By Doris Athineos
One of America’s most anticipated shows opens at Manhattan’s Park Avenue Armory January 22 to 31. Senior Arts and Antiques Editor Doris Athineos shares five items that have caught her eye.
Indulge your curiosity and visit Manhattan’s Winter Antiques Show where fantastic furnishings and dazzling designs meet. It’s the mix of cultures and historical periods (from ancient art to Art Deco and contemporary craft) that creates sparks at one of America’s most anticipated shows opening at Manhattan’s Park Avenue Armory January 22 to 31. Visit winterantiquesshow.com for more info.
Urns & Pedestals
As a neo-traditionalist with a passion for ancient architecture and abstract painting, I was stopped by this pair of monumental mahogany dining-room urns and pedestals. The duo date back to the 18th century when they would have flanked a sideboard, but designers today prize them for adding height to a room. The pedestals conceal racks to keep plates warm and the lined urns were used to rinse cutlery between courses. Did anyone ever have a better eye for detail than Chippendale. For more, visit Ronald Phillips Antiques at the show or online.
The Dutch didn’t invent a special vase just for tulips, says Dutch dealer Robert Aronson. “Tulipieres were intended to display all kinds of flowers,” he says. “The 19th century misnomer grew out of a desire to combine 17th century Delft vases with the Dutch ‘Tulipmania’ story, even though the tulip-bulb market had burst in 1637 — some half century before the finest Delft masterworks were created.” Tulips or not, tulipieres seem custom created for butterfingered flower lovers like me.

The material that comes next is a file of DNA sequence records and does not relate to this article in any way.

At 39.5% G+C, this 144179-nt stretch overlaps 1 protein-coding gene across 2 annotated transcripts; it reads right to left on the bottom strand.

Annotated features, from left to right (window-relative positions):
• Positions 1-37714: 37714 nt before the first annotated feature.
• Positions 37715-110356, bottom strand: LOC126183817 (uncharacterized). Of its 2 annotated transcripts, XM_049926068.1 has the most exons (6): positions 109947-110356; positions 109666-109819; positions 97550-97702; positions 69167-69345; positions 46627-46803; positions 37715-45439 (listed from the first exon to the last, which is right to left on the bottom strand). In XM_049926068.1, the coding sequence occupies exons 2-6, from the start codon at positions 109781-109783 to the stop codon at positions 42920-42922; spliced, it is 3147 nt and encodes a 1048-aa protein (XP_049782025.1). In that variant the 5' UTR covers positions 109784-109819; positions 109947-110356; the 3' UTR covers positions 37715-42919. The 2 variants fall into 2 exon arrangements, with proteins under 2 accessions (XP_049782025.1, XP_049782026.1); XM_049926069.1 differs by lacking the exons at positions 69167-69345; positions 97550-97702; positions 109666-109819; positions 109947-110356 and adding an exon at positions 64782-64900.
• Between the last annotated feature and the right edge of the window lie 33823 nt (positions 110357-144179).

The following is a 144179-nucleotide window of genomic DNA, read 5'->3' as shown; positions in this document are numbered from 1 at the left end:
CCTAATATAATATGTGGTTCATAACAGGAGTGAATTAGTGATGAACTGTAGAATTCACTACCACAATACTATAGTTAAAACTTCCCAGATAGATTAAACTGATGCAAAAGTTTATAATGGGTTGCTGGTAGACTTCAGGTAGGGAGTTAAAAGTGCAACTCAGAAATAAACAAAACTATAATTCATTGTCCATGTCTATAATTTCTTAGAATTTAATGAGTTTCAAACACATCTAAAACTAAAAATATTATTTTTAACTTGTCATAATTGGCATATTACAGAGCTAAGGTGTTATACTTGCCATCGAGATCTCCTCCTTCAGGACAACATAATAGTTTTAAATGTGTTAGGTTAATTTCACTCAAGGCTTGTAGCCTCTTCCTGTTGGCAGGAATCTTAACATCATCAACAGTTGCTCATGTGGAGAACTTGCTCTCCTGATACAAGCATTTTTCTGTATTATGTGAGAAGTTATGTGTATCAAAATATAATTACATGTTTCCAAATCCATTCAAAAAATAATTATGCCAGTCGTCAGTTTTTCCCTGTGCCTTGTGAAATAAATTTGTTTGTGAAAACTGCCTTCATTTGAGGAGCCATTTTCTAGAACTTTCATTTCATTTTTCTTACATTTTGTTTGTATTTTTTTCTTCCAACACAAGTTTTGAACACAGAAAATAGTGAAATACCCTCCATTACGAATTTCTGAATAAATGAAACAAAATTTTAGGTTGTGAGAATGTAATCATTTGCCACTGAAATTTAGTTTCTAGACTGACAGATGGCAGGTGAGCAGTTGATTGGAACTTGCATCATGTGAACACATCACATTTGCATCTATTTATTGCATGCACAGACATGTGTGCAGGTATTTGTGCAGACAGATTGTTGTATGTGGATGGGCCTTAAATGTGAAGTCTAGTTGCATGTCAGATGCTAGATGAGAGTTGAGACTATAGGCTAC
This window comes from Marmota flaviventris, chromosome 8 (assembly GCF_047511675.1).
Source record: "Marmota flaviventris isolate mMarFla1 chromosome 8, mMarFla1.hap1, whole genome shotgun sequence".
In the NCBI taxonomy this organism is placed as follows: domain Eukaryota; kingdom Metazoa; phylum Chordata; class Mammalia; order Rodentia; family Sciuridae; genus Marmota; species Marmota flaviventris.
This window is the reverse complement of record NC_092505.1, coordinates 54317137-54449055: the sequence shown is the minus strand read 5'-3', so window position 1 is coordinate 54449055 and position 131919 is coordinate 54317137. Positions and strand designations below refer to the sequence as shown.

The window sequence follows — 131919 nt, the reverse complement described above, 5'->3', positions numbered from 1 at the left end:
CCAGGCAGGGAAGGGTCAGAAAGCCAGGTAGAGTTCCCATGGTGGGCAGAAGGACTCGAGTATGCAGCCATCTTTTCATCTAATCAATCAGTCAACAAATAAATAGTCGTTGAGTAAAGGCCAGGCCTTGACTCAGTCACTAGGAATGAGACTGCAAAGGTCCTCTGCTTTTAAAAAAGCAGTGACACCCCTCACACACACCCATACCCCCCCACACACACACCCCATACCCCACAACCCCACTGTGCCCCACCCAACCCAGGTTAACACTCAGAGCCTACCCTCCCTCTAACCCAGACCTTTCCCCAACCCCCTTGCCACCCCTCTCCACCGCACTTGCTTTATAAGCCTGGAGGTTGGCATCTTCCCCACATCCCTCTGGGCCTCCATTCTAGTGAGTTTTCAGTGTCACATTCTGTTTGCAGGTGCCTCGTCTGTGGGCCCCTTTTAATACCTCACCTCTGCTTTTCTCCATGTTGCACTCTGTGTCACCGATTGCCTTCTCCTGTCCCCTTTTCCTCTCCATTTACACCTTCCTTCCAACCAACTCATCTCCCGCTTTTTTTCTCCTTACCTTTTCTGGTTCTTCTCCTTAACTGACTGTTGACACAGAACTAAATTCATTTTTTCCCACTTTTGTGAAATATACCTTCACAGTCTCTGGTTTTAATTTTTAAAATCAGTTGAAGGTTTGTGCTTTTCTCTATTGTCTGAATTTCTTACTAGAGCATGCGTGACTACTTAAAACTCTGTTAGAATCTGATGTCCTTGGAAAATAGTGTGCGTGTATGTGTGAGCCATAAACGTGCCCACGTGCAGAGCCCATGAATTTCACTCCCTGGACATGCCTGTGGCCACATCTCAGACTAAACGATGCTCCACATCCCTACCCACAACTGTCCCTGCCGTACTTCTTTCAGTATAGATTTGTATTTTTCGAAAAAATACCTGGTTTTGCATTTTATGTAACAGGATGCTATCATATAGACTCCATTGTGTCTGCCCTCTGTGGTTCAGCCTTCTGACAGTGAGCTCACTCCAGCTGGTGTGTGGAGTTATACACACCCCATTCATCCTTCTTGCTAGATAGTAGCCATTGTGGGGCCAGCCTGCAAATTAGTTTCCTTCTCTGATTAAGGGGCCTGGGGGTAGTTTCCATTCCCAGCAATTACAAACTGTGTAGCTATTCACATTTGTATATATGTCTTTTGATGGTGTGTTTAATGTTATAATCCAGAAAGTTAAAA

This pair of obelisk-shaped vases would look incredible on a dining table or in a small foyer. The pair stand tall (44 inches) and were made in Delft, Holland in 1695. Visit Aronson Antiquairs at the Winter Antiques Show
Eye-Catching Portrait Miniatures
Philadelphia dealer Elle Shushan singlehandedly cultivated a love for lovers’ eyes and other portrait miniatures, which are usually made with watercolor on ivory. In her booth this year, you’ll find the left hazel eye of “S. Coleman” (circa 1800) as well as a compelling, Renaissance-style portrait, Mickal III, by the talented German artist Bettina von Zwehl whose work is collected by the Victoria & Albert Museum and Guggenheim.
Find the jaw-dropping cameo of suave and one-time king of Naples, Joachim Morat, at specialist art book dealer Thomas Heneage Art Books. Handsome and well-dressed, Morat was known as the “dandy king” and gave the order to fire at his own execution. If that hasn’t piqued your interest, the cameo was once owned by the heiress of the Singer sewing machine fortune, Daisy Fellowes, who knew a thing or two about fashion and beauty. Visit heneage.com for more.
For some seriously scenic wallpaper in grisaille (tones of gray), check out the large panel (some 6’x7’) in which Psyche is showing jewels to her sisters. By the leading French maker of scenic wallpaper during the French Empire and Restoration periods, Joseph Dufour is known for his fine wood-block engravings which even caught the eye of Thomas Jefferson. Dealer Carolle Thibaut-Pomerantz pioneered the field of antique French wallpaper and her clients include museums (the Metropolitan), interior designers, and private collectors.